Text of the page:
Parkinson's Law - Self Motivation Vs. No Motivation

Parkinson's Law - Self Motivation Vs. No Motivation

I am a mobile personal trainer and I hear from my clients pretty much 99% of the time that they need “motivation” and they look to me to be their “Tony Robbins.” They are sadly disappointed when I tell them I have no ways to motivate or inspire them and that there is no such thing as motivation when it comes to pretty much anything in life.

They are always taken aback.

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The usual response is, “Of course there is. I mean, you come in to my house and will MAKE me workout and eat right!”


I am there a fraction of the time, you are paying me to be there and if you tell me to go away, I will. If you pay me enough, I will follow you around and slap Twinkies out of your hand, but I am pretty sure you wont feel too motivated when I do that.

My job is to educate you on how to get healthy so that you don't need me anymore. I want my clients to navigate their stressful life with a different mindset and different coping skills that they may not have previously had before.

It's uber lame to think that you will be motivated throughout this process. In fact, you may be angry, frustrated, sad and depressed about the whole thing - THAT is real. That is actually what I would rather see, versus jumping around on a couch and chanting that you will never eat another Twinkie again.

Let's talk about a dude name Parkinson, shall we?


Parkinson's Law and Motivation

Parkinson’s Law was originated in 1955 by a guy who just so happened to have the last name of Parkinson (go figure). Good ol’ Cyril Parkinson explained in an essay that, “Work expands so as to fill the time available for its completion.”

What the heck does THAT mean?

Well, it means if you have homework that is due tomorrow, you will likely do what it takes to get it done. But if it's due next week, you will take your sweet time and it will take you the whole week to do it.

If you get nothing out of this non-motivation speech of mine, it's this - action trumps everything. Like everything.

When I train a client and they are laissez faire, (super laid back almost to the point of laziness), then I have to find a pain point for them to get off the pot, so to speak and get the party started. Get them fired up to get their workout on, or eat right for the whole week.

Sadly, what they think of as motivation are really scare tactics on my part. “Your body fat will be taken next week” or “we do our next weigh-in tomorrow” are common scare tactics I use.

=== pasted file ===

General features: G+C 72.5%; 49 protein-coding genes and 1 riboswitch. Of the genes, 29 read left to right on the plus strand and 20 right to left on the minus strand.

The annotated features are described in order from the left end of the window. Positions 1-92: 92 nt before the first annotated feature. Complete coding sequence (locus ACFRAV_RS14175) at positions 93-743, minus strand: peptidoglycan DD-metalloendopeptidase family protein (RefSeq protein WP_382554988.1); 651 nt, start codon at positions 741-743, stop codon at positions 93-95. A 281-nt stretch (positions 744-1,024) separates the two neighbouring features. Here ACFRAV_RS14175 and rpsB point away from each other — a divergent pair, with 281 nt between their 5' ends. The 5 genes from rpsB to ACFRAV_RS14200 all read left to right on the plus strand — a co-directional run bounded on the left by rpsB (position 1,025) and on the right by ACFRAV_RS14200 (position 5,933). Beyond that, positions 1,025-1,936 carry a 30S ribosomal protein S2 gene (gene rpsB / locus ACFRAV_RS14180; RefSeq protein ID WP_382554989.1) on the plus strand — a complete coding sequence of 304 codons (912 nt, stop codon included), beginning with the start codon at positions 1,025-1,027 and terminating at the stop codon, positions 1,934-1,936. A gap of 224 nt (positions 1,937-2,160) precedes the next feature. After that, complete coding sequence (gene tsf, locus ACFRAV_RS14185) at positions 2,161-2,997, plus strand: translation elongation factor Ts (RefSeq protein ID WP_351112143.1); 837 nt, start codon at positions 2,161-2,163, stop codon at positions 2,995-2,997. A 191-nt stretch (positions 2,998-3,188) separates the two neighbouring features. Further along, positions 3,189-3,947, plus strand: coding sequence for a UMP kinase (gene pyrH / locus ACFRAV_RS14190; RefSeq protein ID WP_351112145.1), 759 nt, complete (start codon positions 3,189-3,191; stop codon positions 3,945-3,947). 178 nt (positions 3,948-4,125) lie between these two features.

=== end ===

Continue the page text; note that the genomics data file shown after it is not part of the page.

What does Parkinson’s law have to do with motivation?

1. Nothing

Parkinson’s law has nothing to do with motivation and everything to do with human nature. If you know this, you can manipulate this in your own life.

I did this unknowingly when I was losing my weight and I do it even now. I signed up for things and paid for them (because I am cheap and knew I would slack off if I didn’t pay) so that I would TRAIN accordingly. Otherwise, if I wanted to get “healthy” that was to broad, too nebulous.

I needed something that was concrete, an action I had to take. Sign up for Weight Watchers, sign up for that 1/2 marathon, sign up for the bodybuilding contest or the powerlifting meet. It was painful. I didn’t know if I could do it, but somehow I got things done by the deadline.

2. Action trumps everything

Even Tony Robbins uses this. He makes you walk on coals, stay up late and do a lot of interactive exercises with each other, and has accountability groups.

Action, action action.

Do things NOW. That is why I do a lot of action oriented things with my clients, because:

  1. They don’t want to, but somehow they get it done in the time allotted, and...
  2. Their self esteem increases because they did something hard that they didn’t think they could just by taking action.
  3. Doing SOMETHING is better than sitting around with your thumb up your butt and complaining about your situation.

You feel better about yourself when you are working toward your goal rather than yapping about it.

I like that Parkinson’s law pretty much works on every aspect of your life - from health, to finances to your personal life. If you know that your nature is to be sedentary, you can change the variables and have action triumph all day every day.

Health, losing weight, gaining muscle can be done just by setting deadlines, paying for meets or contests, and writing out a plan of action. Action gives you a boost in self confidence, and it is like a rolling stone - a positive thing that keeps on giving.

Motivation, on the other hand is a fickle friend. Its exciting in the moment, like dating Keith Richards, I would imagine, but then, it goes away as quickly as it came, probably again, like Keith Richards.

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